It was pieced together so well by Emily and the final beach scene and dialogue ends on a really harrowing, pondering note. And the soundtrack used within it featured music wonderfully chosen. I will link to the tracks used through the film below. 

It was sobering viewing and I’m not sure I have any answers for it myself. Let us see what COP26 brings to us in November. Let’s just see how Glasgow copes with hosting such a summit, for one.

The Alasdair Gray Archive – Off Topic

Lately the blog has been really focussed on Simple Minds and in particular the 40th Anniversary of Sons And Fascination/Sister Feelings Call, Rightly so. I do run this blog primarily as a Simple Minds (ie: Jim Kerr ogling) blog, with broader music topics – general album reviews, gigs reviews and interviews, etc.

Anyone who has spent time here in the past – even in the fairly recent past, knows I love art as well – photography, painting, drawing. And I love books too, though I don’t read much these days (more due to suffering narcolepsy when I read and also being a very slow reader. It makes for an awful combination!).

One of the last books I managed to read in its entirety was Lanark by Alasdair Gray. I even went on and bought a Kindle copy of 1982 Janine and still haven’t read it!

I initially caught the Gray bug due to His Kerrness referring to Lanark in an interview he had with Muriel Gray (no relation, as far as I am aware) in 1984. An interview that I only saw for the first time in early 2020. I looked into Alasdair Gray and sought out a copy of Lanark to read. I decided to go “old school” and bought a copy from a seller on eBay. The book made its way to me from the Isle of Lewis – but the way I held it to read it, the adhesive wore away from the spine and the book fell apart. In the end I borrowed a digital copy from the library to finish reading it. I had to keep borrowing it week and week after week.

Needless to say, not only did I fall in love with Lanark, I fell in love with Alasdair too. And not just his writing. Lanark is still the only thing of his I’ve read so far – apart from an open letter he sent to The Scotsman newspaper about how perhaps we are too hasty to tear down, demolish and rebuild, but perhaps there should be more consideration given to restoration. He talked about Sighthill in particular. I can’t help but wonder what he would make of all the redevelopment work that has gone on and continues to go on around Sighthill right now. And even what he’d make of the housing estate that has been given approval to be built upon the old Ruchill Hospital grounds. Right now, when I look out my bedroom and living room windows, I see a living Alasdair Gray painting. That view is going to change in its appearance in years to come.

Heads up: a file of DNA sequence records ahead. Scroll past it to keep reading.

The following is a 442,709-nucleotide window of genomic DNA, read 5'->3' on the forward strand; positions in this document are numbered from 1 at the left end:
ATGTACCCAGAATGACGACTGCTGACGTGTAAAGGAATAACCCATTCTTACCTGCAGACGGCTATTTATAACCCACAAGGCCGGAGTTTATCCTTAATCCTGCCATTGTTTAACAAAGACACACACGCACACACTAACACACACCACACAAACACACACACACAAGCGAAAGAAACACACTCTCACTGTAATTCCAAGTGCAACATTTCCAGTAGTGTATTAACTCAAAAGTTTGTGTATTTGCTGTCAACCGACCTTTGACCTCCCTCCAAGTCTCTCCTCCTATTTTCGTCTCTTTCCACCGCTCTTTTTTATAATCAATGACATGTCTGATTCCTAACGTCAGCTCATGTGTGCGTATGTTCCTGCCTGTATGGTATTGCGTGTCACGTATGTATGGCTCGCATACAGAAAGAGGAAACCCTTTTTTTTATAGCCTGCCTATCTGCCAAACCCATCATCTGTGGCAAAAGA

And so, yes, I love his paintings, murals and illustrations as much as his writing. I particularly love getting out at Hillhead subway station to view the spectacular mural that spans the wall of the subway’s entrance. If you search my blog you’ll find photos and video of the mural at Hillhead. I’ve still yet to go to the Ubiquitous Chip and the last time I was at Oran Mor, I was not even aware of Alasdair, or his amazing work there.

Sadly, Alasdair passed away at the end of 2019, but he has left such an amazing legacy.

Yesterday I had the privilege of visiting the Alasdair Gray Archive, located at The Whisky Bond, just off Possil Road, overlooking the Forth and Clyde canal between Speirs Wharf and Applecross. It really was a wonderful hour I had spent there. I had the space to myself with the curator of the archive, Sorcha, as my personal guide. It is only a small space – not much larger than our living room (if any larger at all) and was arranged to show Alasdair’s office/writing space at one end, his art space at the opposite end of the wall, as well as a display of his bookshelf and illustrations, artworks and prints on the wall opposite.

I was allowed to view certain things and could view the massive “work-in-progress” folio in the top drawer of his artist’s bureau, which was incredible. One hour just was not enough.

I hope to return sometime in the near future to get lost again. I look forward to future “Gray Days”.

You can learn more about the Alasdair Gray Archive by visiting: thealasdairgrayarchive.org

I’m thinking this is a dungeon where all the naughty boys of Glasgow get put.
Below is the layout of archive, showing how Alasdair’s workspaces were laid out in his Hillhead home. Click on the photos to get enlarged viewing options.

Minds Music Monday – Fitba Toons

In light of His Nibs’s post about the bloody fitba on Saturday, I decided this MMM should highlight tracks representing the nations.